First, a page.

What Can Cause an Underbite?

There are a number of underbite causes. Underbites can be hereditary, meaning that if even one person in your family tree—even if it’s a distant relative—has an underbite, then there’s a chance that you or someone else in your family can also develop one.

Certain habits such as sucking your thumb as a child or constantly pressing your tongue against your bottom teeth can slowly push your lower teeth forward over time.

Suffering a direct injury to the face can also temporarily or permanently damage your jaw, misaligning it. Even developing an oral tumor can alter the placement of your lower jawbone and force it to move forward.

Complications Associated with Underbites

There are many underbite complications that can be caused by not treating this condition. Some complications are indirectly associated with underbites, while others occur as a direct result of the malocclusion.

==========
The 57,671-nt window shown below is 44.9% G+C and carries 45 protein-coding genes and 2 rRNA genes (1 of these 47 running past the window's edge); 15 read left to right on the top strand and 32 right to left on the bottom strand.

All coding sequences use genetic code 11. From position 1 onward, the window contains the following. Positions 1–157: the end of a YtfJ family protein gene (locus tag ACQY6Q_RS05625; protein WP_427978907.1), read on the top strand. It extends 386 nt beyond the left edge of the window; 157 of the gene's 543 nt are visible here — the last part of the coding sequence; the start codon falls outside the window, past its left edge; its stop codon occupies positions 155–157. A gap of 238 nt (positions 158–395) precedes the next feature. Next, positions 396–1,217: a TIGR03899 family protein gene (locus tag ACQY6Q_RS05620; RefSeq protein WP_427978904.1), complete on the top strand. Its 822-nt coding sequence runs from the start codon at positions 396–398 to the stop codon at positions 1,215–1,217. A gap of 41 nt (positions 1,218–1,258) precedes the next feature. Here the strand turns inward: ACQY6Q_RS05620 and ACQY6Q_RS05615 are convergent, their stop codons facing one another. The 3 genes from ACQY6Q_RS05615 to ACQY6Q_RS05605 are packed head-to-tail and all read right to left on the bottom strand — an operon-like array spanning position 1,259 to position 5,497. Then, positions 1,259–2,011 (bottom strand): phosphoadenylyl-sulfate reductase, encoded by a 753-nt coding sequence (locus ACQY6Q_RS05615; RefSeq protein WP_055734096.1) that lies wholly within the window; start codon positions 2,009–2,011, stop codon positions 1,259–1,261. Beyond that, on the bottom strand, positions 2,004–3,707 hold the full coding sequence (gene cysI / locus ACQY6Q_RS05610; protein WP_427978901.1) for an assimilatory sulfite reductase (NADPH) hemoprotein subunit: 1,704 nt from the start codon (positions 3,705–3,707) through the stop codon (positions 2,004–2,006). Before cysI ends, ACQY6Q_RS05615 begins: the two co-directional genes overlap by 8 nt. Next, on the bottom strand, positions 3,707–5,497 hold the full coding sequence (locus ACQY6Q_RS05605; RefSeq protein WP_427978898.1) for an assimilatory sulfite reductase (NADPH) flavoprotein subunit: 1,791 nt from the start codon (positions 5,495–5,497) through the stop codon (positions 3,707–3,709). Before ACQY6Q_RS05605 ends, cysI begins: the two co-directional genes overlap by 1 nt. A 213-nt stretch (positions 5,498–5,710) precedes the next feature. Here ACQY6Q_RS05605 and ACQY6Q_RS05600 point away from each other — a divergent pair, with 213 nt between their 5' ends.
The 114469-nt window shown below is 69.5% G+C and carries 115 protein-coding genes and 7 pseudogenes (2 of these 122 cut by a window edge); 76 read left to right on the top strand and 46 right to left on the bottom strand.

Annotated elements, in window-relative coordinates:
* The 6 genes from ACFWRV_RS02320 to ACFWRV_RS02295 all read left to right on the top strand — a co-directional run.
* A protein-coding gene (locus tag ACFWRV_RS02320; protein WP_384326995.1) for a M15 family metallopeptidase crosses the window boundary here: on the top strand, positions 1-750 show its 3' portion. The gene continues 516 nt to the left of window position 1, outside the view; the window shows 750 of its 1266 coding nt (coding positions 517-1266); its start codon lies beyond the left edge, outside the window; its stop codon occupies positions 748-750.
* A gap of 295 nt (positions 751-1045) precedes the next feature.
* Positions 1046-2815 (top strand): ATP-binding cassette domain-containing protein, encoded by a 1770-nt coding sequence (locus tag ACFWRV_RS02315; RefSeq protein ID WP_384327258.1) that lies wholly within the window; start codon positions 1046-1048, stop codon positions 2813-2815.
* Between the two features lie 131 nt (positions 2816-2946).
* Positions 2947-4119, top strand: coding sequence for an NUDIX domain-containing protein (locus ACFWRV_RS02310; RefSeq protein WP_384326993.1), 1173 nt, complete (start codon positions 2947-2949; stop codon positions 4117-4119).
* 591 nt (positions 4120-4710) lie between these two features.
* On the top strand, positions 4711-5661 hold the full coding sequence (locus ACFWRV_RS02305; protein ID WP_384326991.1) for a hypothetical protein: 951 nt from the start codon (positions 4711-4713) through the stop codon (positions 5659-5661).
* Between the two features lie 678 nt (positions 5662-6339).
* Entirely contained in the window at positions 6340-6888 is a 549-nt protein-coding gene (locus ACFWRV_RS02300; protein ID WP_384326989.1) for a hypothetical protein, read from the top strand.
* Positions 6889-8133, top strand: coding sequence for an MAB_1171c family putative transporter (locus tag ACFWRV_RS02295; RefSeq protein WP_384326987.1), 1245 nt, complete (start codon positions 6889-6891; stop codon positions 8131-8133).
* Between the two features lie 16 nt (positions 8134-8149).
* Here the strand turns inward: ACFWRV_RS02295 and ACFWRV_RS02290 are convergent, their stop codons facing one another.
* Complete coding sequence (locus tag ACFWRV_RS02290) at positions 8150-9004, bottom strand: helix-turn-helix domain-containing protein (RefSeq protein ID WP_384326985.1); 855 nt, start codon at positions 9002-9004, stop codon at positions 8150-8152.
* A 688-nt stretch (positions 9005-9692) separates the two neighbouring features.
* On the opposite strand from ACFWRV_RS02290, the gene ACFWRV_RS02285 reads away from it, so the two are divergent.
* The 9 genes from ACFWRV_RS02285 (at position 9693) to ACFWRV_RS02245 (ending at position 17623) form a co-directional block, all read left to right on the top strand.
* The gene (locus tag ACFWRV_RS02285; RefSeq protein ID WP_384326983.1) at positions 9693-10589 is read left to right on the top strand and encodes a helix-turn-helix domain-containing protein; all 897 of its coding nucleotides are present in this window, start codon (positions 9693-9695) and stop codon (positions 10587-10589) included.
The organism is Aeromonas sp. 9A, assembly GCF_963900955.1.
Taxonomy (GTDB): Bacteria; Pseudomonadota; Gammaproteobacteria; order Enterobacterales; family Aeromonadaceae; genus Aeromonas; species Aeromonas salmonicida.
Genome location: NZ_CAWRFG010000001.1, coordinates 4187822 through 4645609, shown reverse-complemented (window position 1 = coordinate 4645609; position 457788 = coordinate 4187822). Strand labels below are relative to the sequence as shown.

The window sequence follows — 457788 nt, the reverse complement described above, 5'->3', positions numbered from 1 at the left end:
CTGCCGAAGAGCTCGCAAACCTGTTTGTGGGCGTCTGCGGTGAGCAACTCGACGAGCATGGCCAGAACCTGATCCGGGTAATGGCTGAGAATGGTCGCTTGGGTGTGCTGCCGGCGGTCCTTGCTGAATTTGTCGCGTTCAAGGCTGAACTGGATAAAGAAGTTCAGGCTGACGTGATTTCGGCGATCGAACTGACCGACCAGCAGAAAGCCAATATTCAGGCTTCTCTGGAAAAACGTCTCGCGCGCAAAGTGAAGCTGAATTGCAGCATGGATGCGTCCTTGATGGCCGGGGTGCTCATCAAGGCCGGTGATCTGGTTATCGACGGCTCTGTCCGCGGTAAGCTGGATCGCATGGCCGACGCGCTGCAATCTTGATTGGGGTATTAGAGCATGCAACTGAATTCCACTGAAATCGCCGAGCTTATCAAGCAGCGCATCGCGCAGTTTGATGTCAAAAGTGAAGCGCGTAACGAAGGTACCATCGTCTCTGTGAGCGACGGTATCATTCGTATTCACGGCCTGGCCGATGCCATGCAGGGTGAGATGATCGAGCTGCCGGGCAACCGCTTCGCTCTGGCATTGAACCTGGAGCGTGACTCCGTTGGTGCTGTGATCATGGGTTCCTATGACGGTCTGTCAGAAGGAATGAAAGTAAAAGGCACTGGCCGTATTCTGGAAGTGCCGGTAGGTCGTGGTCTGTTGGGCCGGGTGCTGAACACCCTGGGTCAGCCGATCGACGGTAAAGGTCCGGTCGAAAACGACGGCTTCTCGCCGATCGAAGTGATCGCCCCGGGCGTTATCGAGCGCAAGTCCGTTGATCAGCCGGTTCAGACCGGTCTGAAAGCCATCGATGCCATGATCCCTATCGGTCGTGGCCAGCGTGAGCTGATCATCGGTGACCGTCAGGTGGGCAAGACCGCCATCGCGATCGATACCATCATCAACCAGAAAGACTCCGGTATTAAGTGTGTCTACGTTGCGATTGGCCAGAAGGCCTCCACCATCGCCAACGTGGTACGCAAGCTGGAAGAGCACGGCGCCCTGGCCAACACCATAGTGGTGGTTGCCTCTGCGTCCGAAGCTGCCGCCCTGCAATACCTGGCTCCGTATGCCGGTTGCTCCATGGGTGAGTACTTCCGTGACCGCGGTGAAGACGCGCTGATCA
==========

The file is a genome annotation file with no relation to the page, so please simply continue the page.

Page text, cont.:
Chewing and biting down on foods may be painful, uncomfortable and become more difficult as time goes on. Adults and children who suffer from allergies—particularly nasal congestion—are more likely to develop an underbite and suffer these consequences. Nasal congestion blocks the airways in your nose. When this happens, you’re forced to breathe through your mouth. Breathing through your mouth forces the tongue to naturally rest against the lower jaw and the bottom teeth. Over time, this tongue position can place a great deal of pressure on the lower teeth and cause them to shift forward. Also, breathing through your mouth makes the lower jaw drop down and it may grow longer moving the teeth forward with that growth.